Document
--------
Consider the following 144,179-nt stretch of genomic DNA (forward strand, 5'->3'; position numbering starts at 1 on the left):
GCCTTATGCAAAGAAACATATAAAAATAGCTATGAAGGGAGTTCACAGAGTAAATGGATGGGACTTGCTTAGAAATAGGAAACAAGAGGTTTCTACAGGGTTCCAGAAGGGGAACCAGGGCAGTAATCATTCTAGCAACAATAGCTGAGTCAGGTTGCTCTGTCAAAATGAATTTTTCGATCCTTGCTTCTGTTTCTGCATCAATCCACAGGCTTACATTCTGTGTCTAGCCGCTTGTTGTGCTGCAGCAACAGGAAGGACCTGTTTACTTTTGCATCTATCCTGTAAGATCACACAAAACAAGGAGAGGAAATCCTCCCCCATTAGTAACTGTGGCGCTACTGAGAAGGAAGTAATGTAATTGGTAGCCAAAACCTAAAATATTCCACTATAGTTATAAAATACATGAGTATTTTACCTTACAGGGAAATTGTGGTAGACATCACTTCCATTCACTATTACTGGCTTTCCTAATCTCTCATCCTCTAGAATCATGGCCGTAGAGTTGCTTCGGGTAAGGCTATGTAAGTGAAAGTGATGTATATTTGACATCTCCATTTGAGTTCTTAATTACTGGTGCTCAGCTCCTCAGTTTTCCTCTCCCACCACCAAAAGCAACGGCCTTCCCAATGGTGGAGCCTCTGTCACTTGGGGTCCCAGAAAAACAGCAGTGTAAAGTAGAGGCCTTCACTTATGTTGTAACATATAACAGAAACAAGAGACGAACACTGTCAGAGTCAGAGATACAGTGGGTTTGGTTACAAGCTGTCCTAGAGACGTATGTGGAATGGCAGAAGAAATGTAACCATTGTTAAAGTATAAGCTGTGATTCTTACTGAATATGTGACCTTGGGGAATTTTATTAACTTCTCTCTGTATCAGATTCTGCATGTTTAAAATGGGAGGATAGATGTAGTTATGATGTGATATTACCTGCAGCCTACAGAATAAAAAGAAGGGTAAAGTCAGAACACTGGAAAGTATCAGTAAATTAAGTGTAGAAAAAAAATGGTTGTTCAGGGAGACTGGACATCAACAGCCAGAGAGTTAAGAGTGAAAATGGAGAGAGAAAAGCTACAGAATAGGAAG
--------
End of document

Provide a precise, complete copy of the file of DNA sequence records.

Consider the following 144,179-nt stretch of genomic DNA (forward strand, 5'->3'; position numbering starts at 1 on the left):
GCCTTATGCAAAGAAACATATAAAAATAGCTATGAAGGGAGTTCACAGAGTAAATGGATGGGACTTGCTTAGAAATAGGAAACAAGAGGTTTCTACAGGGTTCCAGAAGGGGAACCAGGGCAGTAATCATTCTAGCAACAATAGCTGAGTCAGGTTGCTCTGTCAAAATGAATTTTTCGATCCTTGCTTCTGTTTCTGCATCAATCCACAGGCTTACATTCTGTGTCTAGCCGCTTGTTGTGCTGCAGCAACAGGAAGGACCTGTTTACTTTTGCATCTATCCTGTAAGATCACACAAAACAAGGAGAGGAAATCCTCCCCCATTAGTAACTGTGGCGCTACTGAGAAGGAAGTAATGTAATTGGTAGCCAAAACCTAAAATATTCCACTATAGTTATAAAATACATGAGTATTTTACCTTACAGGGAAATTGTGGTAGACATCACTTCCATTCACTATTACTGGCTTTCCTAATCTCTCATCCTCTAGAATCATGGCCGTAGAGTTGCTTCGGGTAAGGCTATGTAAGTGAAAGTGATGTATATTTGACATCTCCATTTGAGTTCTTAATTACTGGTGCTCAGCTCCTCAGTTTTCCTCTCCCACCACCAAAAGCAACGGCCTTCCCAATGGTGGAGCCTCTGTCACTTGGGGTCCCAGAAAAACAGCAGTGTAAAGTAGAGGCCTTCACTTATGTTGTAACATATAACAGAAACAAGAGACGAACACTGTCAGAGTCAGAGATACAGTGGGTTTGGTTACAAGCTGTCCTAGAGACGTATGTGGAATGGCAGAAGAAATGTAACCATTGTTAAAGTATAAGCTGTGATTCTTACTGAATATGTGACCTTGGGGAATTTTATTAACTTCTCTCTGTATCAGATTCTGCATGTTTAAAATGGGAGGATAGATGTAGTTATGATGTGATATTACCTGCAGCCTACAGAATAAAAAGAAGGGTAAAGTCAGAACACTGGAAAGTATCAGTAAATTAAGTGTAGAAAAAAAATGGTTGTTCAGGGAGACTGGACATCAACAGCCAGAGAGTTAAGAGTGAAAATGGAGAGAGAAAAGCTACAGAATAGGAAG